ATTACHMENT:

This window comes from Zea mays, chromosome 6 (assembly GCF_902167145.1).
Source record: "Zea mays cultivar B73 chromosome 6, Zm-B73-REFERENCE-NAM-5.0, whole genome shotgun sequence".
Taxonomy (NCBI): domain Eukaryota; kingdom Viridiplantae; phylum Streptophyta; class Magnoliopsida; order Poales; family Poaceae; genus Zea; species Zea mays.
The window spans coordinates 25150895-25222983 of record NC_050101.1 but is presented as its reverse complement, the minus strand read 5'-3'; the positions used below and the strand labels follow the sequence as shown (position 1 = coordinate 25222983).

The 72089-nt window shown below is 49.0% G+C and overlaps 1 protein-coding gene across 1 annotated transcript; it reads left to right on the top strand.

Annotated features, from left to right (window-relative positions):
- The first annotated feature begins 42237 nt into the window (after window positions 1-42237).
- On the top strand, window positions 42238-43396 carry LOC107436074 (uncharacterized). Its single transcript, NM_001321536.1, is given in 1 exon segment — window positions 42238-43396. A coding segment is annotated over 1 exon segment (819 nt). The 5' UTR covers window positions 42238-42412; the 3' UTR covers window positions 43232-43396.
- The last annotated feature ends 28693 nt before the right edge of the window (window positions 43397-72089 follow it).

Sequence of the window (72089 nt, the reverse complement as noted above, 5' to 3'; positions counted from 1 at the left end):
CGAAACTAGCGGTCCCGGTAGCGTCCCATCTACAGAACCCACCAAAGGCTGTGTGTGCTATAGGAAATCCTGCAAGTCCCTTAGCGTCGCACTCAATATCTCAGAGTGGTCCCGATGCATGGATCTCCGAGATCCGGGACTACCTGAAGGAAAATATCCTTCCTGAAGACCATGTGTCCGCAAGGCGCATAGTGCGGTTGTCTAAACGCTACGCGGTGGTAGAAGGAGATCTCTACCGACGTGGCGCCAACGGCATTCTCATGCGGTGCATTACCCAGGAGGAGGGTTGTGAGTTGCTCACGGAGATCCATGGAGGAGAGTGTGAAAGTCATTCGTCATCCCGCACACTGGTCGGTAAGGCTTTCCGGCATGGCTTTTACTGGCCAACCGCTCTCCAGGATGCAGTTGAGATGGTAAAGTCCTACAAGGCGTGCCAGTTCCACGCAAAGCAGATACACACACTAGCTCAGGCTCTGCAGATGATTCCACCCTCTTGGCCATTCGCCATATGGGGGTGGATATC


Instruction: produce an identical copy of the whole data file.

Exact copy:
This window comes from Zea mays, chromosome 6 (assembly GCF_902167145.1).
Source record: "Zea mays cultivar B73 chromosome 6, Zm-B73-REFERENCE-NAM-5.0, whole genome shotgun sequence".
Taxonomy (NCBI): domain Eukaryota; kingdom Viridiplantae; phylum Streptophyta; class Magnoliopsida; order Poales; family Poaceae; genus Zea; species Zea mays.
The window spans coordinates 25150895-25222983 of record NC_050101.1 but is presented as its reverse complement, the minus strand read 5'-3'; the positions used below and the strand labels follow the sequence as shown (position 1 = coordinate 25222983).

The 72089-nt window shown below is 49.0% G+C and overlaps 1 protein-coding gene across 1 annotated transcript; it reads left to right on the top strand.

Annotated features, from left to right (window-relative positions):
- The first annotated feature begins 42237 nt into the window (after window positions 1-42237).
- On the top strand, window positions 42238-43396 carry LOC107436074 (uncharacterized). Its single transcript, NM_001321536.1, is given in 1 exon segment — window positions 42238-43396. A coding segment is annotated over 1 exon segment (819 nt). The 5' UTR covers window positions 42238-42412; the 3' UTR covers window positions 43232-43396.
- The last annotated feature ends 28693 nt before the right edge of the window (window positions 43397-72089 follow it).

Sequence of the window (72089 nt, the reverse complement as noted above, 5' to 3'; positions counted from 1 at the left end):
CGAAACTAGCGGTCCCGGTAGCGTCCCATCTACAGAACCCACCAAAGGCTGTGTGTGCTATAGGAAATCCTGCAAGTCCCTTAGCGTCGCACTCAATATCTCAGAGTGGTCCCGATGCATGGATCTCCGAGATCCGGGACTACCTGAAGGAAAATATCCTTCCTGAAGACCATGTGTCCGCAAGGCGCATAGTGCGGTTGTCTAAACGCTACGCGGTGGTAGAAGGAGATCTCTACCGACGTGGCGCCAACGGCATTCTCATGCGGTGCATTACCCAGGAGGAGGGTTGTGAGTTGCTCACGGAGATCCATGGAGGAGAGTGTGAAAGTCATTCGTCATCCCGCACACTGGTCGGTAAGGCTTTCCGGCATGGCTTTTACTGGCCAACCGCTCTCCAGGATGCAGTTGAGATGGTAAAGTCCTACAAGGCGTGCCAGTTCCACGCAAAGCAGATACACACACTAGCTCAGGCTCTGCAGATGATTCCACCCTCTTGGCCATTCGCCATATGGGGGTGGATATC